Hodgkin’s Lymphoma: An Environmental Scan
Table of Contents
Once a diagnosis is confirmed, the cancer is evaluated for the stage of the disease. The standard reference to staging for HL comes from the Ann Arbor system with Cotswold modifications. The stage of any cancer represents how much the disease has spread throughout the body. Specifically, the stage is determined based on several factors such as whether or not the lymphoma is on one or both sides of the body and if the cancer has spread to multiple lymph nodes or beyond the nodes into the spleen, bone marrow or other organs. For HL, there are 4 stages represented by the Roman numerals I, II, III and IV. The stage of HL is helpful in predicting the prognosis or how well the individual is expected to do in treatment, in addition to informing specific treatment approaches. Stage I and II represent less advanced disease and suggests the disease is localized to a limited area. Conversely, stages III and IV represent more advanced or widespread state of HL.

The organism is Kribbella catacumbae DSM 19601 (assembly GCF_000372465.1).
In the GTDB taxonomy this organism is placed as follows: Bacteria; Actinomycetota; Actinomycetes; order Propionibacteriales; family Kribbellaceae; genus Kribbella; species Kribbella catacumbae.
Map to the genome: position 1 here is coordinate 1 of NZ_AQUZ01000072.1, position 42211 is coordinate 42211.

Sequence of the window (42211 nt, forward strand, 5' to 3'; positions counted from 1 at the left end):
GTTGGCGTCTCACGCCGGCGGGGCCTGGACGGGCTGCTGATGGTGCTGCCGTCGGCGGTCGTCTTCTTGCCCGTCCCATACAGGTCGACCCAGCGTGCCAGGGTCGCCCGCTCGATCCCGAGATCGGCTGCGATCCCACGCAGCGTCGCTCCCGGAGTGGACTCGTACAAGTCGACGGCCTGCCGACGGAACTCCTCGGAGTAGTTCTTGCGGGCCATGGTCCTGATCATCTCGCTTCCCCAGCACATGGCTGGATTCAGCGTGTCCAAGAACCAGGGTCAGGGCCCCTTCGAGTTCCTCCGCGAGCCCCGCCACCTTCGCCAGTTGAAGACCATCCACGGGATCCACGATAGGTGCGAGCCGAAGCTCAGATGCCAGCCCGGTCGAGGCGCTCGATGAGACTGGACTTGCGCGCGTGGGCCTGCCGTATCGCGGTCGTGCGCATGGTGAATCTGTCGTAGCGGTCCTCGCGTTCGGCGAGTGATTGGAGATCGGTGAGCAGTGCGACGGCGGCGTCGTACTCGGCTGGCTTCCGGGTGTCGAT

In addition to the Roman numerals, the stage of HL may also have the letters A, B, X or E added. As previously stated, the majority of people present to the physician with no specific symptoms and in that case would have the letter A. For those with symptoms affecting the entire body such as weight loss, fevers or night sweats, they would receive the letter B. The letter, E is also an important piece of the staging information as it indicates the HL has spread from a lymph node into the surrounding tissue and finally X specifies bulky disease. (For more in-depth details of the staging of HL see Appendix F).